Ever since my kid started all-day Kindergarten last fall, I’ve had more time on my hands than I’m comfortable with. Now, if I was better motivated, I could have been working out several hours a day. I could have a spotless house and beautifully landscaped yard. I could maybe have learned how to code, to play guitar, or Portuguese (all things I claim I’ve wanted to learn for years). But, the reality is, I am not…that motivated.
My workload as a freelance consultant often comes in fits and starts, by the week as well as within the day, and I often have unpredictable chunks of free time contrasted with clusters of crazy time. I make enough for our family budget, survival, nice things, and all that. I’ve not been compelled to seek out new business for more money within my current lifestyle. Besides, business development among the small business circles just isn’t my thing. I like to dig in and do the work, not “schmooze” to get the work.
I won’t make excuses for my lack of motivation with homey projects, but will just accept that that’s the way I am.
I also struggled with loneliness and a strange sense of confusion at the re-structuring of my place in the world as a mother of a school-age child—not a mother of a baby anymore. I tried volunteering a bit at the school and it was alright, though not enough to really give me a strong sense of purpose and not my thing, either. I like to work independently, take ownership, do something completely as much to the degree of excellence that I can for the purpose of getting it done well. I don’t like group exercises for the sake of getting people together and having people feel “involved” (though I do recognize the value in that, those kinds of activities are not a “good fit” for me, and something I do now and then, only to stretch myself and lend a hand when it’s needed). It would not be exaggerating to say I suffered from a mild case of depression this first year my child was in school full-time. Nothing debilitating, but I definitely don’t feel as though I’ve thrived.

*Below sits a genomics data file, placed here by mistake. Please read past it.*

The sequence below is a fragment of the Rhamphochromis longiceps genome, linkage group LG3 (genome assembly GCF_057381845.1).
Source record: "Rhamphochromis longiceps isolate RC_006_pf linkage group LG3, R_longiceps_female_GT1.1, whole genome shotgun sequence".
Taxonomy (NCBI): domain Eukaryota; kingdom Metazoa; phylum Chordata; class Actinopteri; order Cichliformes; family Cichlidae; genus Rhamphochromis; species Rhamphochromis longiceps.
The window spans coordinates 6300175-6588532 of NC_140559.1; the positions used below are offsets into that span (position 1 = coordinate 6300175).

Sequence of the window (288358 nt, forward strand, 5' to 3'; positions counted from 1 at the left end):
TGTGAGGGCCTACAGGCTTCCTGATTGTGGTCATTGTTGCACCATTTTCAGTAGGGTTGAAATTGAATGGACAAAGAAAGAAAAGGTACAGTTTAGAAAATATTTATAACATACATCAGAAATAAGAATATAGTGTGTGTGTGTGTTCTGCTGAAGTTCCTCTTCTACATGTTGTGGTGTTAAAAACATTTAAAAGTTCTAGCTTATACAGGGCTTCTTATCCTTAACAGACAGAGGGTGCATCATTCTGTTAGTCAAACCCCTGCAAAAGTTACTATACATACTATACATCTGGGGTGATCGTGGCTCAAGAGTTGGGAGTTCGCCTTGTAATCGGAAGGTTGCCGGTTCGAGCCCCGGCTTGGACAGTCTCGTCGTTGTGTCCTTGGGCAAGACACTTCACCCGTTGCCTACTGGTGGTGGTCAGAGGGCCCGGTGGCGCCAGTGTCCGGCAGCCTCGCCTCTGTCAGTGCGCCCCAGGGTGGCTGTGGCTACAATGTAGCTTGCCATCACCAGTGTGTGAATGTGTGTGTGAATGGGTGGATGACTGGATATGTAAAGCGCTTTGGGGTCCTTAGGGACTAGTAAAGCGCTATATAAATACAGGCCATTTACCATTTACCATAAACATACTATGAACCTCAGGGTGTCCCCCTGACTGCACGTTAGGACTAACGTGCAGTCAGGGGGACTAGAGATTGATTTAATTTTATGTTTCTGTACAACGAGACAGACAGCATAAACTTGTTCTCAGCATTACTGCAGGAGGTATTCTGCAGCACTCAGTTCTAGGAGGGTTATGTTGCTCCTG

And so, when the opportunity came to go back to work, for someone else, in an office, full-time, I took it.
In June I will start up again at the place I left nearly six years ago when my baby was born. I didn’t know back then it would go down the way it did. When the time came for me to go back to work after my maternity leave, though, I just wasn’t ready. Wasn’t able to do it. They very graciously let me consult, and I guess I proved myself valuable to them.
In many ways I always knew, or at least hoped, this day of going back would come. I never viewed myself as a person who would “stay home” all day every day for years and years and years. It was mostly about doing what I felt was best for my child when she was a baby, toddler, preschooler. Now that the bird has flown, I need to fly again too. I simply have too much time on my hands and am too much of a “worker bee” to know what to do with it when there’s such a surfeit. I used to not think I’d be this way. I’d make art! I’d volunteer! I’d learn guitar! But, I didn’t do those things. I sat around and read the web and wasted my free time.